Reproductive justice in Ireland
A feminist analysis of the Neary and Halappanavar cases
in Ethical and legal debates in Irish healthcare
Abstract only
Get Access to Full Text

You are not authenticated to view the full text of this chapter or article.

manchesterhive requires a subscription or purchase to access the full text of books or journals - to see content that you/your institution should have access to, please log in through your library system or with your personal username and password.

If you are authenticated and think you should have access to this title, please contact your librarian.

Non-subscribers can freely search the site, view abstracts/extracts and download selected front and end matter. 

Access Tokens

If you have an access token for this content, you can redeem this via the link below:

Redeem token

This chapter offers a feminist reading of two Irish cases that raise important ethical and legal concerns: the unnecessary peripartum hysterectomies at Our Lady of Lourdes Hospital Drogheda and the tragic death of Savita Halappanavar in October 2012. Key to this feminist analysis is a desire to understand the mechanisms by which the voices and concerns of the women at the centre of these cases were ignored, marginalised and trivialised. The chapter addresses the cultural dis-ease with women’s bodies and reproductive autonomy and the excess of epistemic and moral authority vested in doctors and religious leaders and the correlated lack of authority invested in women patients and midwives.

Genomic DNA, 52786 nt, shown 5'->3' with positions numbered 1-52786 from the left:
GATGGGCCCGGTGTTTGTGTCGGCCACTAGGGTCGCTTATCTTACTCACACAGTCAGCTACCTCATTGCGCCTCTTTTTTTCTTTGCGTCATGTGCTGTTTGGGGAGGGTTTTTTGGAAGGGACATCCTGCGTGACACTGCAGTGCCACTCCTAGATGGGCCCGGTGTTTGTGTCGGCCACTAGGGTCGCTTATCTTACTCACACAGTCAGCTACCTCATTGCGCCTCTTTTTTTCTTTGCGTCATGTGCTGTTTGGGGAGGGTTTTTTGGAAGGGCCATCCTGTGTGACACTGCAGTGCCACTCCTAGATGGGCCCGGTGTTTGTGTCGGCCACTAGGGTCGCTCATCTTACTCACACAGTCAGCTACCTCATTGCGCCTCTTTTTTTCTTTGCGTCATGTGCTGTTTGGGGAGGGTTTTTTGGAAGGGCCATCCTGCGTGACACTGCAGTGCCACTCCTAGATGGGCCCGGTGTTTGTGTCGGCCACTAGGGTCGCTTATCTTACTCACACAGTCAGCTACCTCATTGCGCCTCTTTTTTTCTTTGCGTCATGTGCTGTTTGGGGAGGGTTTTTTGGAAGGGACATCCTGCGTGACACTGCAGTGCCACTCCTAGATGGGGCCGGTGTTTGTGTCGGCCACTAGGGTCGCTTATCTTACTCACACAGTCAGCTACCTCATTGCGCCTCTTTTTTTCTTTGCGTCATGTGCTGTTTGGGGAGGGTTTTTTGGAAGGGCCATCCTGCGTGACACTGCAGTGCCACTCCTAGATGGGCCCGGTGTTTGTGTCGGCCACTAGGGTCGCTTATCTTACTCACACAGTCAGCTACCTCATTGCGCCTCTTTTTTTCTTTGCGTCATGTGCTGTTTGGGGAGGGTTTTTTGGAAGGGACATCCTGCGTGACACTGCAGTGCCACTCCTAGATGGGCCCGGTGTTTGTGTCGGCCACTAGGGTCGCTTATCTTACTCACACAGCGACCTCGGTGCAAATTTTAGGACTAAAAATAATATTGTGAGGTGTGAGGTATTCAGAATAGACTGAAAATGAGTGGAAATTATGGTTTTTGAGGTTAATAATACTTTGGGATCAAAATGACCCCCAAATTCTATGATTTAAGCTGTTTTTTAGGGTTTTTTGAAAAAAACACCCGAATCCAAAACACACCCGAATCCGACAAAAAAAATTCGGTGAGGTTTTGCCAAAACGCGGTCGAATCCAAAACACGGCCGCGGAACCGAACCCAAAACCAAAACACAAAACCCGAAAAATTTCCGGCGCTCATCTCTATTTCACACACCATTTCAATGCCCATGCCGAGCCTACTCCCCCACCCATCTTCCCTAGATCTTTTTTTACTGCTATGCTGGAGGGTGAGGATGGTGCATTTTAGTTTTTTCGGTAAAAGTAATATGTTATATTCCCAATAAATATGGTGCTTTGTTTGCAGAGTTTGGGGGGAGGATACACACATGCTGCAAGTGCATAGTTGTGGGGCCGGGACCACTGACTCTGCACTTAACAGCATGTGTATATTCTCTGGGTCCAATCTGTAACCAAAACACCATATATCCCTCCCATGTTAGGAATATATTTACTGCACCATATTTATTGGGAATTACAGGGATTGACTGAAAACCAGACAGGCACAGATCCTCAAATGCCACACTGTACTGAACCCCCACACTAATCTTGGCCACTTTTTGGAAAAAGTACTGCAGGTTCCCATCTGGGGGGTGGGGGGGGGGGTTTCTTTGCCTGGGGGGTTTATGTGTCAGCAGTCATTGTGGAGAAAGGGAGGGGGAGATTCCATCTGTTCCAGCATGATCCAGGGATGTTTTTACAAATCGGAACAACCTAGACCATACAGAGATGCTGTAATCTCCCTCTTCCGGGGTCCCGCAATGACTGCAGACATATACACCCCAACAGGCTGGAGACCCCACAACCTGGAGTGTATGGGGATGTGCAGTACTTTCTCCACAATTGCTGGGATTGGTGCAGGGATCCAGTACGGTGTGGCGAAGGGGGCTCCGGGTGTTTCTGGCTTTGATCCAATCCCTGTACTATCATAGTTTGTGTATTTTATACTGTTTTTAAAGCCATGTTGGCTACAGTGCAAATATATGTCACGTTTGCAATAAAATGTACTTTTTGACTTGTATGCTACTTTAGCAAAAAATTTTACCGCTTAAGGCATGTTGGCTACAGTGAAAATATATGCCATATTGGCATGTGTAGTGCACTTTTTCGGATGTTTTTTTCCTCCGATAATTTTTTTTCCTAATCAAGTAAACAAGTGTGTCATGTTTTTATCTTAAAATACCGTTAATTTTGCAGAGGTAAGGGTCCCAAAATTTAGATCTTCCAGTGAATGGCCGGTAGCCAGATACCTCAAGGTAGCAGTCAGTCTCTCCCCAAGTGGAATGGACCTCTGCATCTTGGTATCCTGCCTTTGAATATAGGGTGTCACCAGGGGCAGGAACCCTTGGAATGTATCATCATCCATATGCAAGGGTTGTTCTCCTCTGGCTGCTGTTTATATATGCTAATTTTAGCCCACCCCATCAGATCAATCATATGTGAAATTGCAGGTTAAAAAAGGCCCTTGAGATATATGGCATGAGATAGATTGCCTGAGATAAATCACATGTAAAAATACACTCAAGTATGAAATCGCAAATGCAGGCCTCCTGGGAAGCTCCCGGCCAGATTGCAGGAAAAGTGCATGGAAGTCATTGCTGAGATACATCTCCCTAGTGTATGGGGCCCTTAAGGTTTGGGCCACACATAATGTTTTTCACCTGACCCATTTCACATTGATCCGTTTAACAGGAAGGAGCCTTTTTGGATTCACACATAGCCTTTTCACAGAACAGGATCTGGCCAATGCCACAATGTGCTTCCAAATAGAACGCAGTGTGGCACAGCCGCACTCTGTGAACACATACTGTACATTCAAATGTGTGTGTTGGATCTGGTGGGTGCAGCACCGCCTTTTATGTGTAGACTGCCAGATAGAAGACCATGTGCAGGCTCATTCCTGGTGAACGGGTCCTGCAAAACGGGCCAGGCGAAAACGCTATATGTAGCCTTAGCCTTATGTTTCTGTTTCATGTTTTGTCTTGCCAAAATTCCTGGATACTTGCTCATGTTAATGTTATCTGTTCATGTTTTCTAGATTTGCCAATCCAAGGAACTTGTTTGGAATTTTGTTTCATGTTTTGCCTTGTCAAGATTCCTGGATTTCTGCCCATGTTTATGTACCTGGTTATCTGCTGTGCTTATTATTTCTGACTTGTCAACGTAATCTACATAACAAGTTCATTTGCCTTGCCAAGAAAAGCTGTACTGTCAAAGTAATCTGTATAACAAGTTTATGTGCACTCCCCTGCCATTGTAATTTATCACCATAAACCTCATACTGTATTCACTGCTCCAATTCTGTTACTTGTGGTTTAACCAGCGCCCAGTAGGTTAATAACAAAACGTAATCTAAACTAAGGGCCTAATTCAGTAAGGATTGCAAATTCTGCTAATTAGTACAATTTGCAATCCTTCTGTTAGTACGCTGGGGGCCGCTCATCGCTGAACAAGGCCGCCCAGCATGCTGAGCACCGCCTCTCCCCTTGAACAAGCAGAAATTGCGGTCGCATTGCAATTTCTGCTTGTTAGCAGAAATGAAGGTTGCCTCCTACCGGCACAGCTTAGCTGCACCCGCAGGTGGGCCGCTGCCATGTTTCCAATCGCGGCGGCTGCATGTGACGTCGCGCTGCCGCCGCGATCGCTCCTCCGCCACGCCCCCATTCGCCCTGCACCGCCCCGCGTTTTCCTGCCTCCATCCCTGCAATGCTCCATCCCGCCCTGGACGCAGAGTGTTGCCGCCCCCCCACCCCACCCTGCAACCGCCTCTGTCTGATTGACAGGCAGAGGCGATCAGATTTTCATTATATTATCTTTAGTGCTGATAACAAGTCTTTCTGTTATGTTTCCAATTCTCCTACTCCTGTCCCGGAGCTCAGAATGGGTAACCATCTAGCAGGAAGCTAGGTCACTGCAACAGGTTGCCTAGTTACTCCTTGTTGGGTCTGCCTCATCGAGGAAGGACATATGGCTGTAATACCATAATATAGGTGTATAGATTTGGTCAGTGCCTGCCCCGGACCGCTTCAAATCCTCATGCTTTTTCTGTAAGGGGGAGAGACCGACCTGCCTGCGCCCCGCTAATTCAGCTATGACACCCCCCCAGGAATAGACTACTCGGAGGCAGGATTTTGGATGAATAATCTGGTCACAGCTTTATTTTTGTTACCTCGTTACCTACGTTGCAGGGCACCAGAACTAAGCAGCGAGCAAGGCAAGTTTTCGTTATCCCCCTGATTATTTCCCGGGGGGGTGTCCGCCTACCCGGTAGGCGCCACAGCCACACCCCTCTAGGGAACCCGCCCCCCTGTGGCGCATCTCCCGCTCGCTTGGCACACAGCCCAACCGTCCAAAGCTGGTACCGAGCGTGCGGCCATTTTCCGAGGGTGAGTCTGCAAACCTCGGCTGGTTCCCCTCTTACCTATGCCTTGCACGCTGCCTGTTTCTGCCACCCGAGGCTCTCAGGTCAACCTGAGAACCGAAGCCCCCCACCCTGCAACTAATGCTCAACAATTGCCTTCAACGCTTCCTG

INFORMATION
TABLE OF CONTENTS
METRICS

Metrics

All Time Past Year Past 30 Days
Abstract Views 102 81 11
Full Text Views 23 20 0
PDF Downloads 14 11 0
RELATED CONTENT